Merle Haggard/If I Could Only Fly – 9.5 – The late master had a tendency to mar his every release with at least two flat-to-bad songs. This 2000 comeback–from health battles, from lethargy, from writer’s block, maybe–might be his best album, end to end, though it includes no single song most aficionados would put in The Hag Top 20. But no dogs, either. The band’s great (of course), and his singing’s as detailed and smart as ever. Picks to click: a look back that’s compassionate rather than judgmental; a paean/envoi to unprotected sex; two nods of gratitude, one to spawn and one to the uncle who taught him “Rubber Dolly”; some strong love songs; and the definitive version of Blaze Foley’s title song, which many have attempted to scale before, including Merle. I guess the pick to click is the whole thing.

George Jones/Live at Dancetown USA – 8.5 – Fired up by Rich Kienzle’s nice new Jones bio, I revisited several Jones holdings squirreled away in the pad. Here’s one Possum fans might not have heard, a ’65 live set in a real honky-tonk, seemingly unedited. Though George doesn’t sing with exquisite care–he seems in a hurry at times–he’s still the greatest singer in country music history. He covers his current hit catalog, takes a pell-mell run at “Boney Moronie,” delivers a couple of classic, corny bon mots (“…a brief liquor–I mean inter–mission” and an apology for “another sad ballard”), and lets his band have a few. Even if we don’t have a DVD to go with it, the ambiance is enough to make you wish you could have been there.

Wussy/Forever Sounds – 8.0 – Yeah yeah, they’re critics’ darlings, but I love them because they sing, write, and play like, for and about grown human beings in the midst of relatively normal middle age. Problem here is that the sonics (dubbed “shoe-gaze” by several folks, but I dunno), which do unify the album, have a tendency to overwhelm their humanity. I get off on the opening trio, “Dropping Houses,” “She’s Killed Hundreds,” and “Donny’s Death Scene,” but a later fave, “Hello, I’m a Ghost,” gets at my quibble–the vocals, especially Lisa Walker’s (who more and more reminds me of a rock version of Lucinda Williams when she was light of spirit), sound disembodied, sometimes even (literally) phoned in from a remote locale. I like embodied voices.

The Very Best Music and Music-Related Stuff I Enjoyed in 2014

I know D’Angelo’s new record is coming out Tuesday, but–I’ve waited for him long enough already.

easycov

(Above: The sleeper of the bunch….)

Top 10 Rekkids

  1. Wussy: Attica! (Shake It!)
  2. Allen Lowe: Mulatto Radio–Field Recordings 1-4 (allenlowe.com)
  3. D’Angelo and The Vanguard: Black Messiah (RCA)
  4. Chris Butler: Easy Life (Future Fossil)
  5. Run The Jewels: 2 (Mass Appeal)
  6. Ty Segall: Manipulator (Drag City)
  7. Noura Mint Seymali: Tzenna (Glitterbeat)
  8. Homeboy Sandman: Hallways (Stones Throw)
  9. Ross Johnson and Monsieur Jeffrey Evans: Vanity Sessions (Spacecase)
  10. Jemeel Moondoc: The Zookeeper’s House (Relative Pitch)

Top 10 Songs

  1. Wussy: “Teenage Wasteland”
  2. Wussy: “To the Lightning”
  3. Natural Child: “Don’t the Time Pass Quickly (When You’re Making Love)”
  4. Bo Dollis Jr. and the Wild Magnolias: “We Come to Rumble”
  5. Angaleena Presley: “Pain Pills”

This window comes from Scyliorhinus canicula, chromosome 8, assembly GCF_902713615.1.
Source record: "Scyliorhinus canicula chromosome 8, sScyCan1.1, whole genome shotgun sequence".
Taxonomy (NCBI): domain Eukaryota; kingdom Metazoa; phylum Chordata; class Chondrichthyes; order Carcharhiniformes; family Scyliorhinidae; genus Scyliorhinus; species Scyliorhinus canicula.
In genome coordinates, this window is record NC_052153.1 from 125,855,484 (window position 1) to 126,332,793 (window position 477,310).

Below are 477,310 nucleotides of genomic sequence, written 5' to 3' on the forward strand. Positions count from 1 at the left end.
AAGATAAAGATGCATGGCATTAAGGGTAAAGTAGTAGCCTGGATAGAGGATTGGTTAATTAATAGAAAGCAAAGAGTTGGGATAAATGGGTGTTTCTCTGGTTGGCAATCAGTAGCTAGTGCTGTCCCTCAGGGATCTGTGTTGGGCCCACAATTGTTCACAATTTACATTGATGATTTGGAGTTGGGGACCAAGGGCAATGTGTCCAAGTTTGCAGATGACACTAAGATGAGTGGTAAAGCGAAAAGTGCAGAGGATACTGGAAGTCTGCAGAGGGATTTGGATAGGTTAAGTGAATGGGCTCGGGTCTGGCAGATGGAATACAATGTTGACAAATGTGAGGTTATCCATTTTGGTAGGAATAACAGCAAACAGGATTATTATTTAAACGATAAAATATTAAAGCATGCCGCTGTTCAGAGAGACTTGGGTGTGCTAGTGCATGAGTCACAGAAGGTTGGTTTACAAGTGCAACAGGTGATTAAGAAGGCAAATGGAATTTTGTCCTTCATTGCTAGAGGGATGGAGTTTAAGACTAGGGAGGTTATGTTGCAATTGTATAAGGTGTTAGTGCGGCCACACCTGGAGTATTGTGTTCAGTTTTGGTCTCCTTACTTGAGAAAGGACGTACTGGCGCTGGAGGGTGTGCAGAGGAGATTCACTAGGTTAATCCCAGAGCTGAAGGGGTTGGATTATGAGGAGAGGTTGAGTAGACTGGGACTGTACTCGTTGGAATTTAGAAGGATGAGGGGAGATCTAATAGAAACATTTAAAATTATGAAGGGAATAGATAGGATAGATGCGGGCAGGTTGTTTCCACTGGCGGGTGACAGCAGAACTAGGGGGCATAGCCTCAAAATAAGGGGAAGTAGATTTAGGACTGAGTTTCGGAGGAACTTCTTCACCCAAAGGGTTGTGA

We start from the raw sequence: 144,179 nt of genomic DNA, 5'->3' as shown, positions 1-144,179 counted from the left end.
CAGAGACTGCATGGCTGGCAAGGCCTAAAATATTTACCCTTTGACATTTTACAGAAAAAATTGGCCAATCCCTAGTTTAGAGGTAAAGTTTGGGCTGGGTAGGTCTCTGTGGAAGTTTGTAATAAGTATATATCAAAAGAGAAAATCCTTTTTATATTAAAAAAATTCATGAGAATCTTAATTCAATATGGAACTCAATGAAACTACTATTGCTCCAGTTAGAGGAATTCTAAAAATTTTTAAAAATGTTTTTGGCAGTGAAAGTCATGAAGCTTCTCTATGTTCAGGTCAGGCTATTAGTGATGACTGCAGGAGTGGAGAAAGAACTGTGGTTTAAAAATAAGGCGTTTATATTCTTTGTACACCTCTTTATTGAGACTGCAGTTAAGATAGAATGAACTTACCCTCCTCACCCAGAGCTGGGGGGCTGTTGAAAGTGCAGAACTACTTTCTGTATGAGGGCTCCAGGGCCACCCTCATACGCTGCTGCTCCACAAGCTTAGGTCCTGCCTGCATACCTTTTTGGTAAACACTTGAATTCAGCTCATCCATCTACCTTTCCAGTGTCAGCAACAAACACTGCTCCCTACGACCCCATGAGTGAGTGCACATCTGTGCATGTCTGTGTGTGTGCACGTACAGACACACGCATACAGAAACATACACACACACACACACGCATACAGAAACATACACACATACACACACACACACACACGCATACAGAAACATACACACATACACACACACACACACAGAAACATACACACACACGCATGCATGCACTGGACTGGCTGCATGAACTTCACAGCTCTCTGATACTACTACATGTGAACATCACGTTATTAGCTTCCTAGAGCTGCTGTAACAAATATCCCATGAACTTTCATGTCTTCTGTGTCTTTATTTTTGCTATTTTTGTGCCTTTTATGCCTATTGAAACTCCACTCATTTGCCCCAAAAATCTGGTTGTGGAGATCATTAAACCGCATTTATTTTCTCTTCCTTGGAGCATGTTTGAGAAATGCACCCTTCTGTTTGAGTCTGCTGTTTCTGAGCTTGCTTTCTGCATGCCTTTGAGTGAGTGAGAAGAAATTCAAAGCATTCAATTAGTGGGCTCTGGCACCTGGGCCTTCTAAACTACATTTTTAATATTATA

6. Young Thug and Bloody Jay: “No F—s”
  7. Chris Butler: “Easy Life”
  8. D’Angelo and The Vanguard: “The Door”
  9. Ross Johnson and Monsieur Jeffrey Evans: “Three-Beer Queer”
  10. Withered Hand: “Horseshoe”

Top 10 Reissues/New Issues of Older Music

Ra

  1. Sun Ra: Marshall Allen Presents Sun Ra & His Arkestra (Strut)
  2. Various Artists: Haiti Direct! (Strut)
  3. John Coltrane: Offering—Live at Temple University (Resonance)
  4. Jerry Lee Lewis: The Knox Phillips Sessions (Saguaro Road)
  5. Bob Dylan & The Band: The Complete Basement Tapes (Columbia/Sony)
  6. The Velvet Underground: The Velvet Underground—45th Anniversary Edition (Universal/Polydor)
  7. Sid Selvidge: The Cold of the Morning (Omnivore)
  8. Various Artists: Dylan’s Gospel—Brothers & Sisters (Light in the Attic)
  9. Bob Wills & The Texas Playboys: Riding Your Way–The Lost Transcriptions for Tiffany Music 1946-7 (Real Gone Music)
  10. TIE: Charlie Burton: Rock and Roll Behavior (Sound Asleep)/Horace Tapscott: The Giant Awakens (Flying Dutchman)

Top 10 Old Records I Bought for the First Time

  1. Rats: Intermittent Signals (Whizz Eagle)
  2. Jessie Mae Hemphill: Feelin’ Good (Shout Factory)
  3. Lazy Lester: I’m a Lover Not a Fighter (Ace/Excello)
  4. Khaira Arby: Timbuktu Tarab (Clermont)
  5. Yoko Ono: Plastic Ono Band (Capitol)
  6. New Jazz Poets (Folkways)
  7. Allen Lowe: Blues & The Empirical Truth (Music & Arts Programs)
  8. Wadada Leo Smith: Ten Freedom Summers (Cuneiform)
  9. Quintron and Miss Pussycat/Steve Riley & the Mamou Playboys: “Haterz”/”Chatterbox” (Rhinestone Records 45)
  10. Melvin Peebles: X-Rated by an All-White Jury (A&M)

Top 5 New Books with Pop Music Connections

  1. Marlon James: A Brief History of Seven Killings (Penguin)
  2. Todd Snider: I Never Met a Story I Didn’t Like—Mostly True Tall Tales (Da Capo)
  3. Carl Wilson: Let’s Talk About Love: Why Other People Have Such Bad Taste (Bloomsbury Academic)
  4. Greil Marcus: The History of Rock and Roll in Ten Songs (Yale University Press)
  5. John Waters: : John Waters Hitchhikes Across America (Farrar, Straus, and Giroux) 

Top 5 New (or newly available) (or not available—so DO something!) Music Documentaries

Werner Herzog testifies to the genius of Les Blank

  1. Always for Pleasure: The Films of Les Blank (Criterion)
  2. AKA Doc Pomus (dir. William Hechter and Peter Miller) (Clear Lake Historical Productions)